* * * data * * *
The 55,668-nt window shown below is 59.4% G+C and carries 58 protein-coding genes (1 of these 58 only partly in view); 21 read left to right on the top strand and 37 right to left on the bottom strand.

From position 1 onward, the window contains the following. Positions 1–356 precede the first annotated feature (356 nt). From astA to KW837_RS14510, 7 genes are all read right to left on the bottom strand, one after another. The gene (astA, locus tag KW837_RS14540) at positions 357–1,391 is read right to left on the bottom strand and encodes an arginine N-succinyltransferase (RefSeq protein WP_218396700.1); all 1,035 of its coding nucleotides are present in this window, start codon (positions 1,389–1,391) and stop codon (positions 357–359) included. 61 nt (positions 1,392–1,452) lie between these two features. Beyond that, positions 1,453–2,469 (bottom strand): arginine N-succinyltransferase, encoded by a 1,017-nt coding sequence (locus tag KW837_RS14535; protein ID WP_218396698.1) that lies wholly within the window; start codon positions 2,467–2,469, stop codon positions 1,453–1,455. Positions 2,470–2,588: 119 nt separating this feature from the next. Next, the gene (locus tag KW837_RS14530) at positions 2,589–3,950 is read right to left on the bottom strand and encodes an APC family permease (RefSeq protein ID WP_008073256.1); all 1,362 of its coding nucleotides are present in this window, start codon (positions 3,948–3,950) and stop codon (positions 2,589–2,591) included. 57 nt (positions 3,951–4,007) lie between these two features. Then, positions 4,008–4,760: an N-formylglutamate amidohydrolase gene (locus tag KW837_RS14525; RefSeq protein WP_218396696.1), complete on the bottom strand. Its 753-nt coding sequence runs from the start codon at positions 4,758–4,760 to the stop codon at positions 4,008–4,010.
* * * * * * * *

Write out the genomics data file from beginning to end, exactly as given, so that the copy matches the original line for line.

The 55,668-nt window shown below is 59.4% G+C and carries 58 protein-coding genes (1 of these 58 only partly in view); 21 read left to right on the top strand and 37 right to left on the bottom strand.

From position 1 onward, the window contains the following. Positions 1–356 precede the first annotated feature (356 nt). From astA to KW837_RS14510, 7 genes are all read right to left on the bottom strand, one after another. The gene (astA, locus tag KW837_RS14540) at positions 357–1,391 is read right to left on the bottom strand and encodes an arginine N-succinyltransferase (RefSeq protein WP_218396700.1); all 1,035 of its coding nucleotides are present in this window, start codon (positions 1,389–1,391) and stop codon (positions 357–359) included. 61 nt (positions 1,392–1,452) lie between these two features. Beyond that, positions 1,453–2,469 (bottom strand): arginine N-succinyltransferase, encoded by a 1,017-nt coding sequence (locus tag KW837_RS14535; protein ID WP_218396698.1) that lies wholly within the window; start codon positions 2,467–2,469, stop codon positions 1,453–1,455. Positions 2,470–2,588: 119 nt separating this feature from the next. Next, the gene (locus tag KW837_RS14530) at positions 2,589–3,950 is read right to left on the bottom strand and encodes an APC family permease (RefSeq protein ID WP_008073256.1); all 1,362 of its coding nucleotides are present in this window, start codon (positions 3,948–3,950) and stop codon (positions 2,589–2,591) included. 57 nt (positions 3,951–4,007) lie between these two features. Then, positions 4,008–4,760: an N-formylglutamate amidohydrolase gene (locus tag KW837_RS14525; RefSeq protein WP_218396696.1), complete on the bottom strand. Its 753-nt coding sequence runs from the start codon at positions 4,758–4,760 to the stop codon at positions 4,008–4,010.